• Selling a new or innovative product or service to international markets

  • Being involved in manufacturing or internationally traded services

  • Creating 10 jobs in Ireland and realising €1 million in sales within three years of starting up.

So, ask yourself: what are you hoping to achieve? What agencies or organisations can help you to achieve this? Once you've decided on your key goals, this will determine how you fund, run and grow your business.

Do you have the right people around you?

You have the idea – and the vision – for your business. And that will certainly get you so far. But there comes a time when you must step back and assess what skills you'll need to take the business to the next level.

In 2017, online visits to Accountant Online were at just 700 per month. Now we're hitting over 25,000 visits to the site every month and continuing to grow this number.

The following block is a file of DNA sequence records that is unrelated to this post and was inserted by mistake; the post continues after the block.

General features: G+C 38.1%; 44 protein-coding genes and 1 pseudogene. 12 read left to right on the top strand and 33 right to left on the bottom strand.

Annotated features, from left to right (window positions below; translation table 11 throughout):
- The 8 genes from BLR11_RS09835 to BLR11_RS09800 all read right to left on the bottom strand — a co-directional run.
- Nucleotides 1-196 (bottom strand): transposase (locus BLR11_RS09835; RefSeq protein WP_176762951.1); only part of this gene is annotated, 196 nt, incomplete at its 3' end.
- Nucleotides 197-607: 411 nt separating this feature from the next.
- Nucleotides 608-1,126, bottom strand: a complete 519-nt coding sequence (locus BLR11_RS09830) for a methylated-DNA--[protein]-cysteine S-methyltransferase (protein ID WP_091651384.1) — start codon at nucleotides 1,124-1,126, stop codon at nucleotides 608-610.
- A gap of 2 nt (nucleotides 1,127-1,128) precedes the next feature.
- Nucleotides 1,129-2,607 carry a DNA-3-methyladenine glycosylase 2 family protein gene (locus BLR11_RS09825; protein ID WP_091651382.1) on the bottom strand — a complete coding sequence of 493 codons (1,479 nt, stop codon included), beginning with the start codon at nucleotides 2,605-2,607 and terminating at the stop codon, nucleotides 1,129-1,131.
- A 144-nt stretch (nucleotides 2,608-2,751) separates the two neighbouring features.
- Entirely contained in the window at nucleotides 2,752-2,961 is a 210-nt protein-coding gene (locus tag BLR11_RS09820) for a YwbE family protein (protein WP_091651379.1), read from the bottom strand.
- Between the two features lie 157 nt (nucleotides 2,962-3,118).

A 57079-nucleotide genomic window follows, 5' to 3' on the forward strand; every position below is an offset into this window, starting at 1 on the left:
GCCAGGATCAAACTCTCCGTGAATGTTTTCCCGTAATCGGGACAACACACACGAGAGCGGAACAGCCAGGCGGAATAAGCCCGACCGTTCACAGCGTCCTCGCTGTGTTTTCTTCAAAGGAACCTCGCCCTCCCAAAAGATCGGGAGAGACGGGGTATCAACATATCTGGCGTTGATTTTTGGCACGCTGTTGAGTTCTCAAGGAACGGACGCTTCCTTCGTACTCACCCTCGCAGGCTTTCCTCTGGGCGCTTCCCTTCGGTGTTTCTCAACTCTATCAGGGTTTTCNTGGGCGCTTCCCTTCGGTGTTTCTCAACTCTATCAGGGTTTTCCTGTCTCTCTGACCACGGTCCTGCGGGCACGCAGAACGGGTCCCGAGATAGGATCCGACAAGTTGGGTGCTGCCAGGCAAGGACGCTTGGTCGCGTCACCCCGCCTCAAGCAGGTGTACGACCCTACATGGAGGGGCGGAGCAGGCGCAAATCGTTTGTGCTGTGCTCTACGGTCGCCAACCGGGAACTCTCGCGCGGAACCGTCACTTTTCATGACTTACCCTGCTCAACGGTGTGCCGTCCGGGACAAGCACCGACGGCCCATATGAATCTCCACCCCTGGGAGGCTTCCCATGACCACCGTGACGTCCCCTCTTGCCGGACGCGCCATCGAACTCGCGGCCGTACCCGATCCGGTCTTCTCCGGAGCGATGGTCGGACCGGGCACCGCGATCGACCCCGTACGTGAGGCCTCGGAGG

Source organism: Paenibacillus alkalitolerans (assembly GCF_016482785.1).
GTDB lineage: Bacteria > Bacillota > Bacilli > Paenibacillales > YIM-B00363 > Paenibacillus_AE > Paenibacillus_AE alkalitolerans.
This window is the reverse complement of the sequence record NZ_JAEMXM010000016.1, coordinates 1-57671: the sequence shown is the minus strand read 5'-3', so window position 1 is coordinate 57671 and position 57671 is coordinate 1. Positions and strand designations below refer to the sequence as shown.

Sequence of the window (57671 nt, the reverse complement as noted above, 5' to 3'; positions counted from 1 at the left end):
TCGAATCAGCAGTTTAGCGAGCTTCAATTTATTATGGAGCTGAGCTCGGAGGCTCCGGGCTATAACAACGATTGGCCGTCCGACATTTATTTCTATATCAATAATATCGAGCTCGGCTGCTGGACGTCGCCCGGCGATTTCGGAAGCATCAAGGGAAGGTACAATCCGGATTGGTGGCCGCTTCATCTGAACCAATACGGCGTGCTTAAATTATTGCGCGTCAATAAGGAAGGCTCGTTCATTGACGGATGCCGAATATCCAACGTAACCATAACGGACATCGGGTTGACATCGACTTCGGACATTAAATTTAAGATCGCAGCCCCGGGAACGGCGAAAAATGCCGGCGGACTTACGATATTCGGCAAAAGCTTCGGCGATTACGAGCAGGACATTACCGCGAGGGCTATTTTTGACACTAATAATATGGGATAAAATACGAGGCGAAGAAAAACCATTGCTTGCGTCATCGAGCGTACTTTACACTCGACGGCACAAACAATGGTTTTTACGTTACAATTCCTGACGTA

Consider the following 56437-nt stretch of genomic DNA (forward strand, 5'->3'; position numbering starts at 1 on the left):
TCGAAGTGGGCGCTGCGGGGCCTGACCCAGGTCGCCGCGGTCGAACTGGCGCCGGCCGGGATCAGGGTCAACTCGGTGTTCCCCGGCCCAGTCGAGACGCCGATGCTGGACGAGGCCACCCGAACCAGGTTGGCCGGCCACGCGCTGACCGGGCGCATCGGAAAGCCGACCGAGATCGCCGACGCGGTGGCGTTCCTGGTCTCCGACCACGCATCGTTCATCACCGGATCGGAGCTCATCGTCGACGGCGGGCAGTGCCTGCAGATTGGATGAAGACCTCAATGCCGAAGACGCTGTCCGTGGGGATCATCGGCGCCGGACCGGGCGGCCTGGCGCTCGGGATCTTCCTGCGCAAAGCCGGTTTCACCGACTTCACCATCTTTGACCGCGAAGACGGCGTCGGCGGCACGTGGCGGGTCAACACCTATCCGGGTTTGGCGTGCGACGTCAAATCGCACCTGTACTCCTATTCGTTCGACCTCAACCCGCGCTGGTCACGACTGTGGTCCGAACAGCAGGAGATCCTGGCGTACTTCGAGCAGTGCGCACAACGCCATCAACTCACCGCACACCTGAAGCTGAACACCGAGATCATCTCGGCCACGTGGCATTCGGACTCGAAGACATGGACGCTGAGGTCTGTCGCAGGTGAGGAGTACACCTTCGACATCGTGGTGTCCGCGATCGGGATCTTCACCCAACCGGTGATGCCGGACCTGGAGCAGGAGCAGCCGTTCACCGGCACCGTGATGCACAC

Partnering with a digital expert helped me to accelerate this aspect of the business – something I wouldn't have achieved without hiring the right expertise. It's about knowing your skills and what you need to get help with so you can bring in the appropriate team members.

How will you fund the business?

The first thing to think about is the type of funding. Where are you going to generate funds for the business?

Are you ready from a financial perspective? One of the main challenges business owners face is financial stability. Most small firms close within a year due to a lack of financial management and using funds inappropriately during the initial phase. Around 21% of start-ups fail because they've misused investment.

We've found that 68% of our clients started their businesses using their own savings. However, for the others, it will involve pitching their business idea to secure funds, which means pulling together a strong business plan.

Serial entrepreneur and start-up expert Bill Gross describes the business plan as a "clear path to generating revenue". A lot of start-ups can struggle to translate their ideas onto paper into a clear strategy. But taking the time to work through this document will really help at the funding stage.

There's a lot of supports available – either through traditional banks or via government agencies and accelerator programmes. In Ireland, there are four main sources of finance: